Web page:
What will the working world of tomorrow look like? Under what conditions will worker participation actors negotiate, for example, digitalisation issues? The Codetermination 2035 scenarios explore four possible paths along which the working world might develop in Germany by 2035.
About the project "Codetermination 2035"
It is already evident that the future of work and of working life is set to undergo dramatic changes. And what concerns the future of work, of course, also concerns the future of codetermination. For that reason we asked ourselves at the Hans-Böckler-Stiftung what we need to prepare ourselves for at work as the future unfolds. What kind of environment are we likely to encounter? What will be demanded of us in the future with regard to consultancy, practical support, qualification activities, new knowledge and further development of the legal and political foundations of codetermination? In what ways will we have to prepare ourselves for the future through further training and changes in our work?
We would also like to prepare ourselves for the future of codetermination in our own professional interest. We would like to improve our work providing practical support for codetermination and put it on a more secure footing. ‘Closer to the supervisory board members – closer to the political arena – closer to the trade unions’ by means of the ‘organised voice of labour’, based on research and practical knowledge: that was the mandate given us by the Hans-Böckler-Stiftung board. Our scenarios are intended as a substantive contribution to this.
We in the codetermination institute of the Hans-Böckler-Stiftung have set out here and now: lawyers, economists, labour experts, desk officers and other colleagues. With the help of the experienced team of moderators Sascha Meinert and Shiva von Stetten of the Institute for Prospective Analyses, we have been on a one-year journey of exploration into the future. A total of 25 people have pooled their experience and knowledge to investigate not only one but several possible future scenarios for codetermination. Our aim in all this was not to predict the future but rather to develop and describe imaginable and plausible development paths for codetermination in transformed working and corporate environments. The time horizon for this exploration was the next two decades.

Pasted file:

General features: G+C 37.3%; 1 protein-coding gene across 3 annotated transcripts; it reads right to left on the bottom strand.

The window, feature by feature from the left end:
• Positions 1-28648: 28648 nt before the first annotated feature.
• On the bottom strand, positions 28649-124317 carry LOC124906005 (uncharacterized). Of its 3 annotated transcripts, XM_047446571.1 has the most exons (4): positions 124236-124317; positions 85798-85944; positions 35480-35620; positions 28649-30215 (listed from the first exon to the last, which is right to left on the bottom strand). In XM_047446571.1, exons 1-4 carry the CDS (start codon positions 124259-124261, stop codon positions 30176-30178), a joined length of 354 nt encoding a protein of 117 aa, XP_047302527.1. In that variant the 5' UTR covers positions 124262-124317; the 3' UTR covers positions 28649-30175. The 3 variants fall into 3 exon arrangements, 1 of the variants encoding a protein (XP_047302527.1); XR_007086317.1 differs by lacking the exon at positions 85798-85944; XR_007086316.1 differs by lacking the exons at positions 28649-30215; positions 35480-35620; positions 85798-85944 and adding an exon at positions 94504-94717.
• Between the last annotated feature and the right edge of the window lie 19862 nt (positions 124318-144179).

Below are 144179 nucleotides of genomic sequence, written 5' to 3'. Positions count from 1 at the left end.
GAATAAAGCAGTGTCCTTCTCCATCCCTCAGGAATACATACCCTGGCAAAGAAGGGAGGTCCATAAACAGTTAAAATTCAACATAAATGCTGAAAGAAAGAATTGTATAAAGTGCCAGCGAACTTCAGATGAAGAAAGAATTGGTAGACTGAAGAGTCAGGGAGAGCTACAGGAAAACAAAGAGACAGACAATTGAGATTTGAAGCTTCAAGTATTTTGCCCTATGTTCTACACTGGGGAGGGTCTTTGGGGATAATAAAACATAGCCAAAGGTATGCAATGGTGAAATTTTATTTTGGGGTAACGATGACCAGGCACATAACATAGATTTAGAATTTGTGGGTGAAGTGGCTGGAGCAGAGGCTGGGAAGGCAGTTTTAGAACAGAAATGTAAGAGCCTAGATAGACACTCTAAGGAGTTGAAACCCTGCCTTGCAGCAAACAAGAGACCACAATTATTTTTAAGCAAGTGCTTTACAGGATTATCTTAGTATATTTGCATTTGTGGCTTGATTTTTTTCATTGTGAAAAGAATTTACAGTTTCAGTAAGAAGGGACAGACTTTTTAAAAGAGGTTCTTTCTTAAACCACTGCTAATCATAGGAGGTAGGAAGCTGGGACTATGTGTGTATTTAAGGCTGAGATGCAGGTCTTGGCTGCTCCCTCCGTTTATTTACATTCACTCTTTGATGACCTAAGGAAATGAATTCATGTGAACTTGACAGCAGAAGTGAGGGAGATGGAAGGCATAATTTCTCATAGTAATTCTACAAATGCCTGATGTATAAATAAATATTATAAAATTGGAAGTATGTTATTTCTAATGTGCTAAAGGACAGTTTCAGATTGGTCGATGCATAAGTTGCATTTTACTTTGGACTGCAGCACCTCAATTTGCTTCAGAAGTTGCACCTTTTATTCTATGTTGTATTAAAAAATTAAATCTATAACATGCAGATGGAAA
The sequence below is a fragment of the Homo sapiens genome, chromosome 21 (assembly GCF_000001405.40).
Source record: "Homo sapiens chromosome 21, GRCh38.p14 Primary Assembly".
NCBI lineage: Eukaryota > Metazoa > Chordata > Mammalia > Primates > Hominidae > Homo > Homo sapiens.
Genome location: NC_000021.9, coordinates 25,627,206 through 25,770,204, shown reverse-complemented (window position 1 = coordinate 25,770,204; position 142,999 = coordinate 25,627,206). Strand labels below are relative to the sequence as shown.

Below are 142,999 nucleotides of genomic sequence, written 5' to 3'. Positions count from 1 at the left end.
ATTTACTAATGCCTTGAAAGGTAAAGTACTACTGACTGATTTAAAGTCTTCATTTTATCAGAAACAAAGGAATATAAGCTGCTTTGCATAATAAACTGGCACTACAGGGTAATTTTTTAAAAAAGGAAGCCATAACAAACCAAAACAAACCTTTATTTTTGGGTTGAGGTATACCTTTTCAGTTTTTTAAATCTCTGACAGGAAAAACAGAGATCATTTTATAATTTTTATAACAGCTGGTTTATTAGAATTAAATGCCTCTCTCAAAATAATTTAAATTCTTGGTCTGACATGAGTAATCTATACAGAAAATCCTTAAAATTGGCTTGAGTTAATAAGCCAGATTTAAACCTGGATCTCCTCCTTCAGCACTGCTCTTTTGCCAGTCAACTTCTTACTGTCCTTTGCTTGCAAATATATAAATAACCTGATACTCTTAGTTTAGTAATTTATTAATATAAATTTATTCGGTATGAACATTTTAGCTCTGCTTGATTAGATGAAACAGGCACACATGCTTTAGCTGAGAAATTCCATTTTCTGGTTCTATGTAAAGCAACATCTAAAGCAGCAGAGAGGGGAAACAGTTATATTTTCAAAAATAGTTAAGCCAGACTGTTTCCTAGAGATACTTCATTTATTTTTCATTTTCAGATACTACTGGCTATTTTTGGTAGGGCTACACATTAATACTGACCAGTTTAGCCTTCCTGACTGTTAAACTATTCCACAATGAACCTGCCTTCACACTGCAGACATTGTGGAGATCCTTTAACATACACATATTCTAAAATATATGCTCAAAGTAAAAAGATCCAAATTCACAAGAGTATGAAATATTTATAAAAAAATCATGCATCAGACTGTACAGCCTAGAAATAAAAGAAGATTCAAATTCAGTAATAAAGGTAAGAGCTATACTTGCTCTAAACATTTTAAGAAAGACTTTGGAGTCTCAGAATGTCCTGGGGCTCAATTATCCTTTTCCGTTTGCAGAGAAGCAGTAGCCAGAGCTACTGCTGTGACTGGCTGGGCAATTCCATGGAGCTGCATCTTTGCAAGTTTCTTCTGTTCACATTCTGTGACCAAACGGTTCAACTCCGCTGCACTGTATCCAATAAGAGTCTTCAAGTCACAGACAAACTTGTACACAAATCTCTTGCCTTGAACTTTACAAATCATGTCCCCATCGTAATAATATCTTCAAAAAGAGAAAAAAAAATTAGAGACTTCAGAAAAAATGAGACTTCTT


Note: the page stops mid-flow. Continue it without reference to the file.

Throughout the year our corridor and cooperation resembled a workshop. A core team comprising Irene Ehrenstein, Oliver Emons, Melanie Frerichs, Norbert Kluge, Ute Lammert, Michael Stollt and our pair of moderators have kept the show on the road. Sometimes many hours were spent discussing whether what we had written adequately expressed what our colleagues had said – a strenuous, exciting and rewarding process for all those involved!
Now we would like to share our findings – with everyone who would like to maintain the social organising principle of codetermination and to further develop and expand it into every imaginable future of society, the world of work and the corporate domain. The aim is to give dependent employees the tools they need to enable them, through participation in the workplace, to have a say in their working conditions and the circumstances of their lives. However, there is no way that the tools of codetermination can remain the same as we know them today. They will need to be adapted and extended to meet the new circumstances.
The future of codetermination is open. Codetermination will never be ‘completed’. And of course that was always the case. We therefore have to ponder possible scenarios and discuss and reflect on them together in relation to changes in the world of work, the economy and society.
We invite you to explore our four ‘alternative futures for codetermination’ and would be delighted to receive reports, suggestions and feedback!